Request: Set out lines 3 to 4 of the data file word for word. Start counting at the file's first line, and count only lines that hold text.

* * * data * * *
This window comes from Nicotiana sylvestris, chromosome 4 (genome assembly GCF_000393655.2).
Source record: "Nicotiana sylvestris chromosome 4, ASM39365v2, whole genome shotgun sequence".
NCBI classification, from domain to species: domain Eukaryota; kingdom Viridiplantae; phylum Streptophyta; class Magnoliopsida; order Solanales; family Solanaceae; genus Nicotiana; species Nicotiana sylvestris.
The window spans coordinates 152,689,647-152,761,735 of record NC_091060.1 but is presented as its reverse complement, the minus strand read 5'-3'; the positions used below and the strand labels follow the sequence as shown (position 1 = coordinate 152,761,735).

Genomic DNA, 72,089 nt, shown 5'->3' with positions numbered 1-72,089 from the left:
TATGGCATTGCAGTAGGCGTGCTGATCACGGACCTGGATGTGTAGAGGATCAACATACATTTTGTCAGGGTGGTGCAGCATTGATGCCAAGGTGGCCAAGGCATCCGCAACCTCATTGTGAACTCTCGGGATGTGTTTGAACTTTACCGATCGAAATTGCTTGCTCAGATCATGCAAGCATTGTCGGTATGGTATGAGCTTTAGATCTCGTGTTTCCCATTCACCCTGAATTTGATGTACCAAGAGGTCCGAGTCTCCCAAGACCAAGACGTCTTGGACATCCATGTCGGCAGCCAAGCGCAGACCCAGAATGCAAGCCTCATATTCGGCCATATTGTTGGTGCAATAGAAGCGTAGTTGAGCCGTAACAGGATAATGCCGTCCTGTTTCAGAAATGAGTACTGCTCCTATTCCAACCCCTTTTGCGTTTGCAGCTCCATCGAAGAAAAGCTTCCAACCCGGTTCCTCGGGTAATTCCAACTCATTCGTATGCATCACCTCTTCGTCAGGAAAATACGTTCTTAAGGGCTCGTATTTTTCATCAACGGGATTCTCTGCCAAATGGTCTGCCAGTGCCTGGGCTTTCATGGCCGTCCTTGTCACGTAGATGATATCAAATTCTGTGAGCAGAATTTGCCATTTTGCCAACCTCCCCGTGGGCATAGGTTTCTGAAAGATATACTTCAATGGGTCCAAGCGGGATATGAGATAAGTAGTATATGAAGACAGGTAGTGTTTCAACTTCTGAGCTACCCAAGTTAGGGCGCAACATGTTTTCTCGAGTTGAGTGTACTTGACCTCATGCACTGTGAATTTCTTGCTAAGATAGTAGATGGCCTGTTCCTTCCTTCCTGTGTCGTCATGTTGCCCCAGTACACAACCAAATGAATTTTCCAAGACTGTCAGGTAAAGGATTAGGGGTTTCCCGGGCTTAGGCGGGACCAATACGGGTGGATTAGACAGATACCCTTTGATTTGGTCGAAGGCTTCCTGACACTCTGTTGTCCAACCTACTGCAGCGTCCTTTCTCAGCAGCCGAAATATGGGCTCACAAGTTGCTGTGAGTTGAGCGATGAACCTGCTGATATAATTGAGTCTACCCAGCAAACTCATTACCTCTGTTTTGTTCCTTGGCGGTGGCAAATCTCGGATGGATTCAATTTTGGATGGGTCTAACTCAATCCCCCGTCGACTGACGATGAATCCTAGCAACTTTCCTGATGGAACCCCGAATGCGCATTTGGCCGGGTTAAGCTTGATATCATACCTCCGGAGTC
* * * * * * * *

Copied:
NCBI classification, from domain to species: domain Eukaryota; kingdom Viridiplantae; phylum Streptophyta; class Magnoliopsida; order Solanales; family Solanaceae; genus Nicotiana; species Nicotiana sylvestris.
The window spans coordinates 152,689,647-152,761,735 of record NC_091060.1 but is presented as its reverse complement, the minus strand read 5'-3'; the positions used below and the strand labels follow the sequence as shown (position 1 = coordinate 152,761,735).